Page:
The Lost Princess of Oz HTML version
While the Frogman and his party were advancing from the west, Dorothy and her party
were advancing from the east, and so it happened that on the following night they all
camped at a little hill that was only a few miles from the wicker castle of Ugu the
Shoemaker. But the two parties did not see one another that night, for one camped on one
side of the hill while the other camped on the opposite side. But the next morning, the
Frogman thought he would climb the hill and see what was on top of it, and at the same
time Scraps, the Patchwork Girl, also decided to climb the hill to find if the wicker castle
was visible from its top. So she stuck her head over an edge just as the Frogman's head
appeared over another edge, and both, being surprised, kept still while they took a good
look at one another.
Scraps recovered from her astonishment first, and bounding upward, she turned a
somersault and landed sitting down and facing the big Frogman, who slowly advanced
and sat opposite her. "Well met, Stranger!" cried the Patchwork Girl with a whoop of
laughter. "You are quite the funniest individual I have seen in all my travels."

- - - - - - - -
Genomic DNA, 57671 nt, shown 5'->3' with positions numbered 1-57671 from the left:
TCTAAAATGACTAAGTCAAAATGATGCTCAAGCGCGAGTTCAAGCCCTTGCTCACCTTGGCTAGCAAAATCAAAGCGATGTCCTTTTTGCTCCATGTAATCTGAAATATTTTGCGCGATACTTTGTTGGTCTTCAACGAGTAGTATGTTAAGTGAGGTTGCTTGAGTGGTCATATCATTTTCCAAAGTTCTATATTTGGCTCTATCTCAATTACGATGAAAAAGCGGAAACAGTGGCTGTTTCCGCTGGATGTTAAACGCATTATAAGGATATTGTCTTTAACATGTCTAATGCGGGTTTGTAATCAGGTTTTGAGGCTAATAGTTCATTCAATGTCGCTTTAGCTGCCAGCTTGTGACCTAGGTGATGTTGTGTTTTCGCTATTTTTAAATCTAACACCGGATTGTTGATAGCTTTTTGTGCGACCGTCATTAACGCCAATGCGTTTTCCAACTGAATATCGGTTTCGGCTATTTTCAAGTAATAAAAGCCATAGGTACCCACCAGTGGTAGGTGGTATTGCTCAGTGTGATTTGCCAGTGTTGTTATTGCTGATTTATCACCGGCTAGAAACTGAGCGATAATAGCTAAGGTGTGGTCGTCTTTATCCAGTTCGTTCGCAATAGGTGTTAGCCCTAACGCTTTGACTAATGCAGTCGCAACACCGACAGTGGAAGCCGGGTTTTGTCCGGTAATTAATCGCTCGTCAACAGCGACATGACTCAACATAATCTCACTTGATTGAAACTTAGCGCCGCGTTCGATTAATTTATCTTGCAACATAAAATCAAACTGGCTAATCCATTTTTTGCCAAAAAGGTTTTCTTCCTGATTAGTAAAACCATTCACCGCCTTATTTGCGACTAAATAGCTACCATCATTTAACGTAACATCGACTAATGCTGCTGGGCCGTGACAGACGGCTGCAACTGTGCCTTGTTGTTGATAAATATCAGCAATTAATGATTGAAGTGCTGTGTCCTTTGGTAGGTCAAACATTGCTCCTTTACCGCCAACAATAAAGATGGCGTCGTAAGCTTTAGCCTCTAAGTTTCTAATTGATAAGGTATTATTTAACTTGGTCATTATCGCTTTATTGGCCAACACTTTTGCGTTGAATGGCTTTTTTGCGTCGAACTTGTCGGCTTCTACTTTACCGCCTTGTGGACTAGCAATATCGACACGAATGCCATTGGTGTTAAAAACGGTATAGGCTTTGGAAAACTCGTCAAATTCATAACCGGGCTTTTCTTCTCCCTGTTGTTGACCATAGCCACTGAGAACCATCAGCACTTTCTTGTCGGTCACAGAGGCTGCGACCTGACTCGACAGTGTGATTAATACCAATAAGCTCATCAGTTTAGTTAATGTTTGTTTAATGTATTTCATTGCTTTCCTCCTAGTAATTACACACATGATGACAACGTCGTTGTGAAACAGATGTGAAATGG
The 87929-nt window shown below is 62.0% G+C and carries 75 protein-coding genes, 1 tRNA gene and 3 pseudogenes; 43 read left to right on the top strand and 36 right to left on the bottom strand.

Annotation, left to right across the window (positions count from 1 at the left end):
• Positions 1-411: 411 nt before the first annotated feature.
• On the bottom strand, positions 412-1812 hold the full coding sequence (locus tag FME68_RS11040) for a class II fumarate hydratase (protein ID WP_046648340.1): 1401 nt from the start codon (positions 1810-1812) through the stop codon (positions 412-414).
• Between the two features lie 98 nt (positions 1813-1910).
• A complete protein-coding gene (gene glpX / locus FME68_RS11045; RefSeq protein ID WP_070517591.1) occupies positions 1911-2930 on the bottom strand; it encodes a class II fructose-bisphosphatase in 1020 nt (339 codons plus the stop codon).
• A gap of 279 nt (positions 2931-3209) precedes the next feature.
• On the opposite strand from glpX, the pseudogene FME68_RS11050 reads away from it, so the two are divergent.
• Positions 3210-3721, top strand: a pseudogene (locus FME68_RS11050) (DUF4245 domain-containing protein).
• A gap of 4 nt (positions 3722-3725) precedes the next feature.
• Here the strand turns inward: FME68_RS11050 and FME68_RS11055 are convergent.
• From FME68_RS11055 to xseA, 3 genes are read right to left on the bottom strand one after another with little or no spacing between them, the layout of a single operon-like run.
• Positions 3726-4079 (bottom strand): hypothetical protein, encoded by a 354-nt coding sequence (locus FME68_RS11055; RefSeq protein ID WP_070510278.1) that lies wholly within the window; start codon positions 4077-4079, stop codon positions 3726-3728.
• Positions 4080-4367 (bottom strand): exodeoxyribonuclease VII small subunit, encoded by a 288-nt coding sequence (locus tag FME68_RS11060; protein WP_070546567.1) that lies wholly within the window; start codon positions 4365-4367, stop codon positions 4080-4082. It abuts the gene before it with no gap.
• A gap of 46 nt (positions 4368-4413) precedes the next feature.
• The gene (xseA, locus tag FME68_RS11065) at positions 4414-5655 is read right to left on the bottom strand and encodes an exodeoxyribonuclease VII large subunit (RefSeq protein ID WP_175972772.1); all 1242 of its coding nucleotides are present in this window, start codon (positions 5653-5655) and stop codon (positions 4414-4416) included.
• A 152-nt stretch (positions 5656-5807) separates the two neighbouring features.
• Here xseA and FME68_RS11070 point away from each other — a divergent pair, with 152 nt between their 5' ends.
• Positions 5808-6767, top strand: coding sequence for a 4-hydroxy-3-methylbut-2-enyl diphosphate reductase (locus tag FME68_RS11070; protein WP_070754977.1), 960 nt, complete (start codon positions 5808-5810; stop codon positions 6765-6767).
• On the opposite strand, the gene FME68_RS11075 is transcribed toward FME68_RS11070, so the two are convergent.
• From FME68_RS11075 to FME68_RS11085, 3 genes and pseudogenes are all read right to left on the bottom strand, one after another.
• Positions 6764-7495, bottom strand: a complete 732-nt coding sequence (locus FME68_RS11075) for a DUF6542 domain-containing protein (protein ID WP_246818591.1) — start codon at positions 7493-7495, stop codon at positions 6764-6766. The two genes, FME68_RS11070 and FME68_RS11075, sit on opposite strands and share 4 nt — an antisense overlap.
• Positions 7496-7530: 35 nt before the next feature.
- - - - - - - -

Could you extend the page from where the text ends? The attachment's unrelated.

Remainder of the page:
"Do you suppose I can be any funnier than you?" asked the Frogman, gazing at her in
"I'm not funny to myself, you know," returned Scraps. "I wish I were. And perhaps you
are so used to your own absurd shape that you do not laugh whenever you see your
reflection in a pool or in a mirror."
"No," said the Frogman gravely, "I do not. I used to be proud of my great size and vain of
my culture and education, but since I bathed in the Truth Pond, I sometimes think it is not
right that I should be different from all other frogs."
"Right or wrong," said the Patchwork Girl, "to be different is to be distinguished. Now in
my case, I'm just like all other Patchwork Girls because I'm the only one there is. But tell
me, where did you come from?"
"The Yip Country," said he.
"Is that in the Land of Oz?"
"Of course," replied the Frogman.
"And do you know that your Ruler, Ozma of Oz, has been stolen?"
"I was not aware that I had a Ruler, so of course I couldn't know that she was stolen."
"Well, you have. All the people of Oz," explained Scraps, "are ruled by Ozma, whether
they know it or not. And she has been stolen. Aren't you angry? Aren't you indignant?
Your Ruler, whom you didn't know you had, has positively been stolen!"